Your first step in getting additional prescription medicines to stockpile is to co-opt your family doctor in the process. Most doctors are understanding and willing to help with prescriptions for chronic conditions, especially if their patient’s medications and dosages are stable. While they probably won’t write you a prescription for an extra year’s worth of blood pressure medicine, they’ll gladly write you one for a month’s worth.
Just because you have that prescription doesn’t mean that you’re out of the woods though. The next hurdle to overcome is your health insurance. Most health insurance plans include fairly generous coverage for prescription medicines.
However, the insurance companies keep close track of just how much medicine the doctor prescribes. They won’t pay for extra medicine, leaving you in the position of having to pay for that medicine yourself. That can be rather expensive.
Your doctor might be able to help you here as well. The more expensive medications are the newer ones, where the patent on the medication hasn’t run out yet. Once those patents do run out, the price of the meds drops dramatically.
For example, Lisinopril, a common medication for high blood pressure, is rather inexpensive now (about $15 per month), because it has been out so long. Even if this isn’t the medication your doctor normally prescribes for your high blood pressure, they may be willing to prescribe it as an emergency backup, allowing you to buy something for emergencies, without breaking the bank.
Another thing that your family doctor may be able to do for you is provide you with samples. Pharmaceutical companies regularly provide doctors with boxes of samples of their wares, trying to get the doctors to give those out to their patients. Some do and some don’t; so, if your doctor is not big on giving those out, he might have a closet full somewhere.
While you are dealing with your doctor, discuss the option of keeping an epi-pen on-hand. The epi-pen is an automatic syringe that contains epinephrin. It is used to treat anaphylactic shock from allergies. If anyone has a severe allergy, and is exposed to that allergen, this may be the only thing that keeps them alive. Just make sure you get proper training, so that you know when and how to administer it.
There is a small loophole with insurance, which some people are able to use. This loophole appears when people have to change insurance companies or are switching from your employer’s insurance to Medicare upon retirement. If requires getting all prescriptions filled the last month before the old insurance runs out, preferably getting three-months’ worth of the medications.
Then, once the insurance is switched over, get an appointment with your new doctor as quickly as possible and get them to write you new prescriptions. You should end up with two extra months’ worth of your prescription medicines, which can be used as your emergency reserve.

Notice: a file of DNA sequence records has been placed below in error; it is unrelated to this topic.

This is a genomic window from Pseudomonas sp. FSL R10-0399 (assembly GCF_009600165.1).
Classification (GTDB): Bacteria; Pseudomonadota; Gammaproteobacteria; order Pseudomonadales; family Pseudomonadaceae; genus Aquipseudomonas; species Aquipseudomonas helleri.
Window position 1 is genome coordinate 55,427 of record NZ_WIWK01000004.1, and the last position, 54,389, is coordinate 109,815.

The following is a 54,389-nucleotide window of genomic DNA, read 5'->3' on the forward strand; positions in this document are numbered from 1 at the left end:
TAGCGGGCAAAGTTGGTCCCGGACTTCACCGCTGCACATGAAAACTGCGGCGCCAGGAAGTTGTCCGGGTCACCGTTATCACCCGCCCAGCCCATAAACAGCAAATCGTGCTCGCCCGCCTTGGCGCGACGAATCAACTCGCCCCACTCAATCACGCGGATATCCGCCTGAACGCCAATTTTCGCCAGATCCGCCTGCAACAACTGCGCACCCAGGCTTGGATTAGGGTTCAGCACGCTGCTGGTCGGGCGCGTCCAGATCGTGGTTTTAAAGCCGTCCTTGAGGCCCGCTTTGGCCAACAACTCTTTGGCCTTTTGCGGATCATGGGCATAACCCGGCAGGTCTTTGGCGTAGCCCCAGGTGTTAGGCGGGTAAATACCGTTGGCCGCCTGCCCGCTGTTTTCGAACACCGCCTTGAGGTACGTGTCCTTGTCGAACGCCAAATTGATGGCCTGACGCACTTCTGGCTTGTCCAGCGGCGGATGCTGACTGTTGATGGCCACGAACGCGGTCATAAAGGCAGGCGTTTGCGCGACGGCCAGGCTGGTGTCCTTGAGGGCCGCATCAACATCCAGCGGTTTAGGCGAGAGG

Buy Medications Online
Another option to consider is buying prescription medicines online, at least for your prescription medicines. There are more and more online pharmacies, which will provide you not only with the medicines you’re looking for, but also offer consultations with a doctor, who can write you the prescription. There’s nothing to prevent you from getting a prescription from your own doctor and then getting the prescription again through one of these services.
This type of service started out by providing medications for ED (erectile difficulty); Viagra and the others. It is probably due to the profitability of providing those medicines, that these online pharmacies are proliferating.
A search for “buying medicines without a prescription” will provide you with several companies that will provide consultations and medicines. Take care with these companies though, as not all are honest. The FDA provides some excellent information about how to protect yourself from online pharmacies at.
Mark Cuban, of Shark Tank fame, has even started an online pharmacy, called Cost Plus Drug Company, with severely reduced prices, for the apparent purpose of providing medicines at reasonable prices. While they do not have everything, they do carry most of the more common pharmaceuticals. One of the things that makes this believable as an honest company to buy from, is that they require a prescription from your doctor, rather than providing you with a prescription.
Another new pharmacy which has cropped up online, that seems to be made just for preppers, is Jase Medical. They offer two different packages, helping people to be prepared for emergencies. One is a backup prescription supply, which gives you a tailored reserve of your current medications, for the particular purpose of avoiding shortages.
The other is a kit of emergency antibiotics and emergency medications that is customized for you, based on your likely needs, but not based on any current prescription. As best as I can tell, this is one of the few legitimate sources of emergency antibiotics.
Buy Medications in Mexico
If you happen to live anywhere near Mexico, you might want to consider a trip south of the border to buy your medications. The Mexican pharmaceutical industry is excellent, providing pretty much all of the medicines we can buy here, as long as they are not still under patent. Many thousands of retired people, on Medicare, go to Mexico once a year to buy all their medications for the year, as that’s cheaper for them, then getting them locally, even with the help of Medicare.